Bryant took a deep breath. “You believe them?” he asked the detective.
Meltzer looked disgusted as he waved the back of his hand at Father Joe and Sullivan. “Of course not. What they have is a sequence of events which leads to a theory of their choice. It’s completely circumstantial and would never hold up in court.”
“But we’re not taking this to court,” Father Joe said. He pointed to the ceiling. “There’s a much higher judgment waiting for us.”
“Listen, you two, there’s nothing supernatural about Agent Turkle,” Meltzer said as he stood tall and leaned over Father Joe’s desk. “He planted a GPS device on Margo. That’s how he knew where you were hiding. He wired his house with a surveillance device, so that’s how he knew we were there as well. He’s not mythical. He’s simply a psychopath with FBI technology. That’s all.”
“I went back through the transcripts very carefully,” Sullivan said, unabated. “She was being coerced by a couple of extremely intelligent beings. There’s no other way to interpret them.”
Bryant carefully examined his friend’s eyes, trying to read them. Trying to understand how he should take what Sullivan was saying. The psychiatrist never wavered in his look of determination.
“Look,” Meltzer said, “I brought him here because I thought you two had figured out Turkle’s motivation. I had no idea you were writing a sci-fi novel.”
Thunder boomed outside. The rain pelted the window with an urgent cadence.
Bryant rocked himself to his feet and began to pace. While running a hand through his hair, he turned to Joe and said, “I’m so important, why didn’t Turkle just kill me when he had the chance?”
“Exactly,” Meltzer said.
“Because it doesn’t work that way,” Father Joe said, clutching the Bible to his chest. “It’s much more powerful if you walk away on your own. It sends a message.”
Bryant’s head was swimming with crazy notions. He’d depended on evidence-based conclusions his entire life, and now his closest friends were conspiring to throw everything he’d ever known out the window. It made no sense.
“You missed your calling, Joe,” Meltzer said. “You should’ve been a prosecuting attorney.”
Nearby lightning momentarily illuminated the room.
“I’m right and that frightens you,” Father Joe said.
Now Bryant gained strength from his analytical brain. First he looked at Sullivan and frowned. “Aliens? Really?”Then he shifted his attention back and forth between the two conspiracy theorists.
“You know,” Bryant pointed to Father Joe. “This is his job. He convinces people to see his way. And he’s good at it. Very good.”
No one spoke.
Outside, the storm continued to pound the exterior of the building. It sounded like angry pellets trying to invade the rectory.
Father Joe sat at the edge of his chair and waited. He was in his element now, a fighter waiting for a punch to be thrown so he could deflect and counter with something close to the heart.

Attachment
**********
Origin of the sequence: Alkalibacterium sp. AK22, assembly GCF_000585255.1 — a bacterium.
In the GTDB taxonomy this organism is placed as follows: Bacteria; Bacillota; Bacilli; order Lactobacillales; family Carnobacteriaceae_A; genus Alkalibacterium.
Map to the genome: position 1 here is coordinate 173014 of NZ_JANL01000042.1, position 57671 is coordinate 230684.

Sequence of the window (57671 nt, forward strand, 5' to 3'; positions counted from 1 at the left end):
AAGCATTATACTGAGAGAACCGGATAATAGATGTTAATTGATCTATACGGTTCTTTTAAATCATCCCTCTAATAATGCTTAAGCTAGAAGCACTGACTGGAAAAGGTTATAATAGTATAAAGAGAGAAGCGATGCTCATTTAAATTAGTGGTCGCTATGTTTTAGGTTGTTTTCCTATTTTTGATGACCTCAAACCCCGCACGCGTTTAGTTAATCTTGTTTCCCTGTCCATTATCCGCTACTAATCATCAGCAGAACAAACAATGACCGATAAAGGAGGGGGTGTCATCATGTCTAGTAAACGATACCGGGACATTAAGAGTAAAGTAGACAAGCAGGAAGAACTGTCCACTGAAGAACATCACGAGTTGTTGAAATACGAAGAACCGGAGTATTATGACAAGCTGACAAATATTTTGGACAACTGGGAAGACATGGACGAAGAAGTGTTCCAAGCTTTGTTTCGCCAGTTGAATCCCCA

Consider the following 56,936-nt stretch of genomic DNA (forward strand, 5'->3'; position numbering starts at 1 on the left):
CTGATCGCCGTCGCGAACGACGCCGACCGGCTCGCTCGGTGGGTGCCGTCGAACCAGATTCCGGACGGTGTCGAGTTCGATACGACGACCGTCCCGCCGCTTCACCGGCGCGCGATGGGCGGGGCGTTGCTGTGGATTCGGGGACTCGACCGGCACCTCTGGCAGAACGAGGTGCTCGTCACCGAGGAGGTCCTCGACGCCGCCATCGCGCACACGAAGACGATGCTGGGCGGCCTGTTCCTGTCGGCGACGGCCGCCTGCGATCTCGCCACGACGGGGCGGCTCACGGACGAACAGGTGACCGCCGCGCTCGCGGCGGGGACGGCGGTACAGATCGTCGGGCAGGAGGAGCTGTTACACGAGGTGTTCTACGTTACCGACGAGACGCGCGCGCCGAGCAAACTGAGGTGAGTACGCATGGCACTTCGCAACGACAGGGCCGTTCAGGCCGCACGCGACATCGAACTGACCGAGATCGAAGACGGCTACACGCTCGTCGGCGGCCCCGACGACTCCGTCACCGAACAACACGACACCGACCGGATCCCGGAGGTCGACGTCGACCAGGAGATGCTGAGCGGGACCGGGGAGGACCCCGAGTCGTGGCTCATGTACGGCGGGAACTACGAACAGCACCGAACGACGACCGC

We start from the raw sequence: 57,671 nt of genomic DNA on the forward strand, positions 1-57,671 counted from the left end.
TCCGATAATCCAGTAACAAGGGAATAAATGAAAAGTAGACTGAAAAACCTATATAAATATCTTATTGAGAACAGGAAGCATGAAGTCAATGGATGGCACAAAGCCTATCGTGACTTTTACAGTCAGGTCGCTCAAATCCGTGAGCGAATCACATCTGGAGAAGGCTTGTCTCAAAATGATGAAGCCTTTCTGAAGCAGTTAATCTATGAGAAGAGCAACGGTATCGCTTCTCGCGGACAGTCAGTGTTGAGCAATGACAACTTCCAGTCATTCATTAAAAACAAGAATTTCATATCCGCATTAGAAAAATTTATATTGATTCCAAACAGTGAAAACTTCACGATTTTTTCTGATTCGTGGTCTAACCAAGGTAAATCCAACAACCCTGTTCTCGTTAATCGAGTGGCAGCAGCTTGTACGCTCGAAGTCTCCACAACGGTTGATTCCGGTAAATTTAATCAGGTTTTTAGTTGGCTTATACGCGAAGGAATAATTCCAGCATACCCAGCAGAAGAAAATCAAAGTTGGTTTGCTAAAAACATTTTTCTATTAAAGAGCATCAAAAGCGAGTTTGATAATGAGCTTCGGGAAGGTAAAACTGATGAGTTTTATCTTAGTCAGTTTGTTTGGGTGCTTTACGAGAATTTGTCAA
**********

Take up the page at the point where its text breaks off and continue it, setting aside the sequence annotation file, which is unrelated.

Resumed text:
Bryant found himself sucking in large gulps of air with an open mouth. A thought occurred to him. One of the best ways to help a depressed person was to get them to do something for someone else. It gets them focused outward, not inward. A byproduct of helping others is the sense of satisfaction and enjoyment of the act itself.
“I see,” Bryant finally said, slowly backing away from the desk. “This isn’t about Margo or the storm or the apocalypse. This is about saving me, isn’t it?”
Father Joe gave nothing away. As always, he waited.
Bryant’s proclamation didn’t seem to affect anyone’s demeanor. Then another thought came to him. He recognized the expression on their faces. Frank was looking for answers which would save his friend from a self-inflicted tragedy. Keep Bryant engaged and have him try to save Margo, then maybe save the world. What was a more noble cause than that? Father Joe, however, had other motivations. Maybe he wanted it so badly he was willing to toss aside anything that got in his way. Even logic.
“All right, Joe. What do you want from me?” Bryant asked.
“Surprisingly little,” Father Joe said, the Irish lilt adding a touch of irony to his voice.
“Tell me,” Bryant insisted.
“There’s only one reason Margo cannot die,” Father Joe said. “And it’s not any neuroplastic nonsense you’ve discussed. It’s simple. She was brought here for a purpose and she can’t return to Heaven without accomplishing her mission.”
“Which is?” Bryant asked.
Father Joe smiled. “She needs you to believe again.”
“She needs you to believe so she can go back home.” Father Joe shrugged. “It’s just that simple, Michael. “Once you declare your belief in the Lord, she’ll return.”
Bryant shook his head. “You know, there’s a name for the condition you’re experiencing.” He gestured toward the couch. “Sully could prescribe a pill to help you out. He’s good at that.”